Sections

YouTube not yet the communication star

On The Record How do you communicate with members?

PKA
Claus Skadhauge
Head of communications
Denmark

Invested assets: DKK121bn (€16.1bn)
• Participants: 240,000
• Hybrid scheme based on DC but with a certain level of guaranteed pensions
Funding level ratio: approximately 500% depending on which pension fund
Date established: 1954 (when first PKA pension fund was founded)

As membership is mandatory in a labour market pension fund we feel we have a particular obligation to make a supreme effort to engage with our members - not only to make them aware of their pension saving needs but also to provide them with the best possible basis for the choices and options they have.

We communicate with our members via post, e-mail, the website and meetings, however the web-based media is our primary dialogue tool.

Danish legislation still requires certain information to be pushed to members in a permanent media form. The combination of permanent and push can sometimes be hard to obtain without the use of paper-based media or the post. But in the future we may end up with electronic communication only. Until then our mantra is: relevant information at relevant times via the member's preferred channel.

Unfortunately, in 2008, in the midst of the financial crisis we were in the middle of a campaign about new possibilities in the pension fund, meaning we had no choice but to push out information about the financial situation much more frequently than we had done before - just to reassure members that their actual choice had nothing to do with the financial crisis.

The best way of communicating is to combine push and pull media. It means we can, for example, push an overview, via e-mail or through the post and create the urge for the members to log onto their own personal site and find more detailed information. And it seems to work: in 2009 there were 745 daily visits to the PKA website and just under 400 times every day an individual logged onto their personal site. In total, 104,000 of our members have so far activated their own individual log-on system.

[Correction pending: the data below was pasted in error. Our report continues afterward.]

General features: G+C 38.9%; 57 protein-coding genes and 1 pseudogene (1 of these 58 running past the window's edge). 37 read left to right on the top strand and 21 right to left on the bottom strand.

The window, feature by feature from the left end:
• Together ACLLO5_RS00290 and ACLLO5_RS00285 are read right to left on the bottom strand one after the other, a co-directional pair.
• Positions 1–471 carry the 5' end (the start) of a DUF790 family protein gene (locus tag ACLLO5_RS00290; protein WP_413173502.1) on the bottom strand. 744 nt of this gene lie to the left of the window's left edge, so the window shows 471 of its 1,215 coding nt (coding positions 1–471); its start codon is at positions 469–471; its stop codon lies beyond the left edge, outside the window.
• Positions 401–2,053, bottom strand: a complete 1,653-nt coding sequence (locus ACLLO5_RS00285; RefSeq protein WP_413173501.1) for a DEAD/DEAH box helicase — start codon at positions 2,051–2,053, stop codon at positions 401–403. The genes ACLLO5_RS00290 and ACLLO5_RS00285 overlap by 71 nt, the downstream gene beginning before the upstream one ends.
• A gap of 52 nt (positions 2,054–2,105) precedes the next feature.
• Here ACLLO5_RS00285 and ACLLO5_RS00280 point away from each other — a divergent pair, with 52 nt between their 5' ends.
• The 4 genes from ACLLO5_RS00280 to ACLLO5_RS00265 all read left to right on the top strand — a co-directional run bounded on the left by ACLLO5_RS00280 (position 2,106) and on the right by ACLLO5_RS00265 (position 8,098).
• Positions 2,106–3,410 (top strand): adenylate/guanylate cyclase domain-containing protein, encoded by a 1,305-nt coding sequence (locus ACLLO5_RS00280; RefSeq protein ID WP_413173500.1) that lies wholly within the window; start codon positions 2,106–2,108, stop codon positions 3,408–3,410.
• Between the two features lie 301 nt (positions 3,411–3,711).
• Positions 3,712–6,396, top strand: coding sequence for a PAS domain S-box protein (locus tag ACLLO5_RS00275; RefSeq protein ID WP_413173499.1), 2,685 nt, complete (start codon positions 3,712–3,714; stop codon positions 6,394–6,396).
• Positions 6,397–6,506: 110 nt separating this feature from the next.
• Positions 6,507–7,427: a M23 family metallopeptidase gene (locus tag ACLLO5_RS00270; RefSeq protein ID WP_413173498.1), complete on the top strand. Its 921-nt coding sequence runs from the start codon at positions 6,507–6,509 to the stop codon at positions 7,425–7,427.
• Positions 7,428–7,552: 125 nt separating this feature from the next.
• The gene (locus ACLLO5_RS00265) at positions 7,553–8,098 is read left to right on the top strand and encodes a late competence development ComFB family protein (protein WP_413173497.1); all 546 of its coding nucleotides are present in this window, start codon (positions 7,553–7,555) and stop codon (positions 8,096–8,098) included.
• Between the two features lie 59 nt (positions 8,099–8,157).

We are currently analysing the pros and cons of internet-based social media. On the one hand, social media is useful because news travels very fast, but for the same reason it is also dangerous. Trying to control a media - such as social networking site Facebook - whose nature is the uncontrollable, is not advisable. What we are likely to do is attempt to establish such media for a limited number of members, a limited campaign or a limited time. We could make a decision on this in 2010, but I am not sure we would be able to implement it this year for technical reasons.

Currently, we are also trying to develop some kind of web TV or video-blogging to give our communications strategy a third dimensional space.

 

 


Pensioenfonds Zorg en Welzijn (PFZW),
Peter Borgdorff
Executive director
Netherlands

Invested assets: €88bn (€15.7bn)
Total members: 2.1m
• DB (Dutch industry-wide pensions scheme)
Solvency ratio: 109% (Dec 2009)
• Date established:
1969

Communication is in the first instance about accountability because we want to be fully transparent about what we do with investor's money. It is also about raising awareness that we will try to provide a good pension upon their retirement.

The main form of communication comes in the shape of our magazine, which we send out three times a year. This is complemented by communication via our website, call centre, e-mail and correspondence. We also hold presentations at members' workplaces.

Dutch regulations prescribe that we have to communicate official figures with our members by post. We are only allowed to change this to an electronic format when the member explicitly asks for it. That is why we still use written communication, for instance, sending out the annual pensions statement to all our active members.